Leena Yadav said that there have been instances where people have refused to work with her because she was a woman filmmaker. The director, who started her career as an editor, recounted an incident where clients not only cast a doubt on her ability but also asked her to prove her proficiency.
“I had lots of people refusing to work with me because I was a woman. I remember one incident where those days we used to work on high band (camera). These clients walked in and I was hired as a freelance editor. They looked at me and said, ‘You are the editor?’ I said ‘I am’.
“They said, ‘Then you should know everything’ and took off all the wires. He said, ‘Then you should also know the wiring of this place’. And I did the wiring and I did know it. Then I said, ‘You know what? I don’t want to work with you.’ And I walked out,” Leena said.
The director was speaking at the in-conversation session ‘Calling The Shots: Women Directors in Indian Cinema’, moderated by director Shashank Khaitan at the International Film Festival of India (IFFI). Also part of the panel were directors Gauri Shinde and Meghna Gulzar.
Leena said after this incident, she stopped caring about people who practised discrimination as she believes it was “their problem”, not hers.
She said she has never had any issues with the actors she has worked with since, adding “They know that I know their characters better than them”.
The director, who has worked with acting greats such as Amitabh Bachchan and Ben Kingsley in “Teen Patti”, recounted an incident from the sets of the 2010 thriller.
“I remember Ben Kingsley said this, ‘Do you realise she knows the character better than we will ever know even after we finish the film. So I think we should just quietly listen to her’,” she recalled.
Leena also shared how she never thought her directorial debut, “Shabd” in 2005 was a film that was suited for stars. The cast included Aishwarya Rai, Sanjay Dutt and Zayed Khan.
“I didn’t think ‘Shabd’ was a film for stars. It was a very independent kind of film. But my producer Pritish Nandy felt that we should. Then we went to narrate it to the stars and they agreed, which was a shock to me.
“While making the film, I realised even the actors were not ready for a film like that. My characters were all grey and somewhere they (actors) started getting a bit panicky and started crying in the film to get sympathy,” she said.
She got “an instant PhD into film industry politics” when the film bombed at the box office, she said.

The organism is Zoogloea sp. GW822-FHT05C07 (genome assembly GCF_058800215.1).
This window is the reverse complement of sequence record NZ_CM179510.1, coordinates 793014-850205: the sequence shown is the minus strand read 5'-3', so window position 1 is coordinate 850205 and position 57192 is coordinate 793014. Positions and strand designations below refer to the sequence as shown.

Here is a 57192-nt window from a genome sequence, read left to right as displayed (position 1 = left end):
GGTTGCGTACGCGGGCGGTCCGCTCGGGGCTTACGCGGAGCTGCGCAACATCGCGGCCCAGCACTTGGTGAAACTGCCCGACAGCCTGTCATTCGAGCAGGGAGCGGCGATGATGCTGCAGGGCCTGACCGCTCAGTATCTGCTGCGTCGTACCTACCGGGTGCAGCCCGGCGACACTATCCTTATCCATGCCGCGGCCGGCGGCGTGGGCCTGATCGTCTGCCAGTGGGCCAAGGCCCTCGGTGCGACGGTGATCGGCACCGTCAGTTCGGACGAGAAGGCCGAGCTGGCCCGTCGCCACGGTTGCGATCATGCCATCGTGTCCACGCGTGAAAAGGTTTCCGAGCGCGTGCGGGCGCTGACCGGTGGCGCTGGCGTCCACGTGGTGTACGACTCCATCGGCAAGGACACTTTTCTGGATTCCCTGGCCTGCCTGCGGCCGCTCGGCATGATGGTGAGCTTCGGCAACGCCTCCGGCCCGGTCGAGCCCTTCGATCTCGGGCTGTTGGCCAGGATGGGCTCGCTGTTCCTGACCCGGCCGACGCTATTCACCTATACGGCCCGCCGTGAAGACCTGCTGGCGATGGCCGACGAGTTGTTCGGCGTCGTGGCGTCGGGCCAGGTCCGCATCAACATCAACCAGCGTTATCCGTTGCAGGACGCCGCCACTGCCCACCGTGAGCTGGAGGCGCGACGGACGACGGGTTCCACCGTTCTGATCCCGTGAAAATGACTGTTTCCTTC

“I was literally asked to leave town for various reasons… It was heart-breaking and I had never experienced anything like that. Then for six months, I could not function. It was like I was standing naked on the road and everyone was whipping me from all over the place. Then I kind of focused my mind to writing my second film, which I thought nobody would produce. I got to make my next. I realised that’s what the journey is.
“I thought making the first film will be the toughest but it gets tougher and tougher. First film is the purest. Even you’re not trying to cater or censor, it comes from a place of beautiful innocence that I’m constantly trying to go back to,”said the filmmaker, whose next “Rajma Chawal” is slated to release on Netflix Friday.
On the other hand, Gauri said she never thought that “it’s a man’s world” and she set to follow her dreams from the word ‘go’.
“I just took it for granted that if you have a dream you just go ahead with it. So it didn’t really strike me. All these questions have happened after I had made a film. I’ve been asked ‘so this tough path or the less-travelled path’. One doesn’t really think of the path that you take, you just start your journey.
“You go there and the path then just happens. Yes, it makes a difference, when you see that some inspiring women, and actually even men, are doing great work. That makes you think that even I can do this,” she said.
The adwoman-turned-film director debuted with “English Vinglish”, which served as late veteran actor Sridevi’s comeback vehicle in 2012.
Gauri said she decided to co-produce the 2012 film with husband, filmmaker R Balki as she did not want to surrender creative control.
The director said second guessing what the audience wants is failed question.
“A middle-class middle-aged woman in a sari as a protagonist of a film was not very exciting for anybody. They said, ‘Oh very nice, but is she not going to dance?’ and all of that. I didn’t want to bend or compromise on anything.
“Which is why we decided to produce the film –my husband and I. The success of it, but more than the love that I received reassured me that ‘Yes, sticking to what I believe in and putting it out there, if you’re really interested in that, you’ll find some people interested in it. You cannot second guess the audience, you cannot second guess what’s working. And ‘What does the audience want?’ I think, is a failed question. ‘What do you want?’ is the question,” she said.
“Once we are engaged to start the project, they are not stars anymore. They are co-workers, they are team members. I am not in awe of them. I have tremendous respect, but then it’s about what we bring to the table together as a team,” she said.
(With PTI Inputs)